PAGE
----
Soldiers from the 2nd Armored Brigade Combat Team, from the 1st Infantry Division, arrived in Europe in September 2017, with roughly 3,300 personnel, 87 tanks, 125 Bradley fighting vehicles, and 18 Paladin self-propelled howitzers for a nine-month rotation at locations in Poland, Germany, Romania, Hungary, and Bulgaria.

When they disembarked in Gdansk, Poland, it would be “the first time two armored brigades transition within the European theater sending a full complement of soldiers and equipment into Germany and Poland in support of Operation Atlantic Resolve,” Eastern Europe operations command spokesman US Army Master Sgt. Brent Williams said at the time.

Burning 50,000 pounds of fuel per hour: Aerial refueling from a fighter pilot
A M1 Abrams tank from 2nd Armored Brigade Combat Team, 1st Infantry Division, during a tactical road march from Grafenwoehr Training Area to Hohenfels, Germany, April 23, 2018.
(U.S. Army photo by Spc. Dustin D. Biven)

The unit’s rotation is also concluding with something of a first. Between April 22 and April 25, 2018, the 2nd ABCT carried out a tactical road march with over 700 vehicles on public roads between the Grafenwoehr and Hohenfels training areas in southeast Germany — the first time the exercise has been done at the brigade level in 15 years, according to the Army.

“The 7th Army Training Command, who conducts the exercise, decided to leverage the two training areas in Bavaria to connect multiple locations and units to create a more realistic training environment in Europe,” said Capt. Orlandon Howard, 2nd ABCT public-affairs officer.

The exercise was part of the Combined Resolve multinational exercise, which is taking place between April 9 and May 12, 2018, and includes personnel from 13 countries. The exercise is designed to give rotational brigades a graded culminating event in realistic and complex training environment before they return to the US.

After a maneuver live-fire drill, the brigade was ordered to conduct the march to Hohenfels, where it would start preparing for the 10-day, force-on-force portion of the exercise.

The road march required only limited recovery operations and avoided major damage to roads and towns along the route, which the release noted was a significant accomplishment in light of the size of some of the vehicles involved.

Burning 50,000 pounds of fuel per hour: Aerial refueling from a fighter pilot
Germans stand next to US soldiers as they watch the 2nd Armored Brigade Combat Team, 1st Infantry Division, on German roads from the Grafenwoehr Training Area to Hohenfels, Germany, April 22, 2018.
(U.S. Army photo by Staff Sgt. Kathleen V. Polanco)

Soldiers from the 2nd ABCT were joined by the Polish army’s 12th Mechanized Division, and a number of local residents stopped to watch the procession.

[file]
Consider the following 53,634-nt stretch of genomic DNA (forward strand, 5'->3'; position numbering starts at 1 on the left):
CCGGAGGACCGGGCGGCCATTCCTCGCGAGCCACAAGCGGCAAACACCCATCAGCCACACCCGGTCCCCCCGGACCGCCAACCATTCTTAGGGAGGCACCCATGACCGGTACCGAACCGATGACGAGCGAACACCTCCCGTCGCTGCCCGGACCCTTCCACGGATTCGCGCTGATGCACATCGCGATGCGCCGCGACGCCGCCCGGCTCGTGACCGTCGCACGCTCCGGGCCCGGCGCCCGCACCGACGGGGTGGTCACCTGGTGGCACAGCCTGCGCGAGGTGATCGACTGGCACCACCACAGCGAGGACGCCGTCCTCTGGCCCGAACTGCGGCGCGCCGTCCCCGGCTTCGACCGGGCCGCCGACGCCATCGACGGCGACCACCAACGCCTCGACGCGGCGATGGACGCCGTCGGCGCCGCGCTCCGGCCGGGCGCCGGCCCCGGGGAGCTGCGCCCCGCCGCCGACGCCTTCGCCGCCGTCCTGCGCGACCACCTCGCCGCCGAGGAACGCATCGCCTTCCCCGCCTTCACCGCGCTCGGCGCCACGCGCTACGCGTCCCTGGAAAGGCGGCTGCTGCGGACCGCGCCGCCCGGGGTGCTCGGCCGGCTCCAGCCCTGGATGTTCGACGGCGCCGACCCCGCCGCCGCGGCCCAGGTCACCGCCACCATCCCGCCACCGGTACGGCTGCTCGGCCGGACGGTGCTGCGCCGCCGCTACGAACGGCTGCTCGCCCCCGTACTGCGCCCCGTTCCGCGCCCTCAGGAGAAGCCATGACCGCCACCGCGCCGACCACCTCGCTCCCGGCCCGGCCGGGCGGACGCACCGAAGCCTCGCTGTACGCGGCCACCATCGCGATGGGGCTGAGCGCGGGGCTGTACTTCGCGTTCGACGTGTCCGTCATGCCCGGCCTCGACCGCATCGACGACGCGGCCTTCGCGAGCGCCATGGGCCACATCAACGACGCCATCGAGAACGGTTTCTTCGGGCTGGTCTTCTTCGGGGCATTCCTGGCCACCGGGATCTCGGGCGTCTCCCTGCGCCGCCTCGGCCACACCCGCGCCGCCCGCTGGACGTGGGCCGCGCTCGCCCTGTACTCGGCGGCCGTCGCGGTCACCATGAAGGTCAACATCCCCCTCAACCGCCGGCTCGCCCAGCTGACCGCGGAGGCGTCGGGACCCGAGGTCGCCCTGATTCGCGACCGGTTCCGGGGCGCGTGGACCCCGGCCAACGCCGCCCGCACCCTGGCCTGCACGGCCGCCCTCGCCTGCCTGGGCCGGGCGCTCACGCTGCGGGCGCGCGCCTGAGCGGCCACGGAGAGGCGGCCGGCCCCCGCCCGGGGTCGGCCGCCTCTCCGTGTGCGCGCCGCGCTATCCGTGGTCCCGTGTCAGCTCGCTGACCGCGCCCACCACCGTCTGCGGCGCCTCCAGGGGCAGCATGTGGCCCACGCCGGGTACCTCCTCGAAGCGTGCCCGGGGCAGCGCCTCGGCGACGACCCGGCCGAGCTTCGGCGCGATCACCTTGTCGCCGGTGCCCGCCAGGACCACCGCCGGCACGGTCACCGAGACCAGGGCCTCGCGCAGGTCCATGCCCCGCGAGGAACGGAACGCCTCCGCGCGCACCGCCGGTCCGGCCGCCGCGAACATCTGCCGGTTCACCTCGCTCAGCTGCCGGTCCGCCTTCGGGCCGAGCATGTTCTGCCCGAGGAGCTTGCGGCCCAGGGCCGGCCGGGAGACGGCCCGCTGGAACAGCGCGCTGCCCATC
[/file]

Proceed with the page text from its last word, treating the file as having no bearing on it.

A German family waved at the soldiers while a German man held a US flag across his body. Others wore shirts or hats with US Army printed on them or with unit patches. One local man, Ralf Rosenecker, and several of his friends set up a display of three remote-controlled tanks with US flags, according to an Army release.

“Rosenecker said he was excited to see so many tanks because it had been over 15 years since such a large tactical road march was conducted on German roads,” the Army release said.

The US deployed hundreds of tanks, trucks, and other military equipment, accompanied by about 4,000 troops, to Europe at the beginning of 2017. The deployment, part of Operation Atlantic Resolve, was meant to reassure US allies in the face of what many of them perceived as Russian aggression.

At the time, NATO said the planned deployments — which included US troops to Poland and Germany, Canada, and the UK sending 1,000 troops each to Estonia, Latvia, and Lithuania — were strictly defensive, through Russia rebuked what it saw as a armed buildup by Western countries in Eastern Europe

Burning 50,000 pounds of fuel per hour: Aerial refueling from a fighter pilot
Vehicles assigned to 2nd Armored Brigade Combat Team, 1st Infantry Division, conduct a tactical road march from Grafenwoehr Training Area to Hohenfels, Germany, April 22, 2018.
(U.S. Army photo by Staff Sgt. Sharon Matthias)

Rotational forces have continued to cycle through Europe, carrying out training exercises with partner forces there.

NATO itself is also looking at ways to increase its readiness and streamline its operations in Europe. NATO movements on the continent have been hindered by differing conflicting regulations and customs rules, differing road standards, and outdated infrastructure across member states.

In January 2018, a convoy of US Paladins traveling from Poland to exercises in southern Germany was briefly stranded, after German border police stopped the Polish contractors transporting them for violating transportation rules.

In March 2018, NATO announced its new logistics command — is meant to ensure the quick movement of troops and material across Europe in the event of conflict — will be based in the southern German city of Ulm.

The EU has also said it is devising a plan for military personnel and equipment to move quickly across Europe in a crisis, avoiding border delays and bridges and roads too weak to handle military vehicles.

This article originally appeared on Business Insider. Follow @BusinessInsider on Twitter.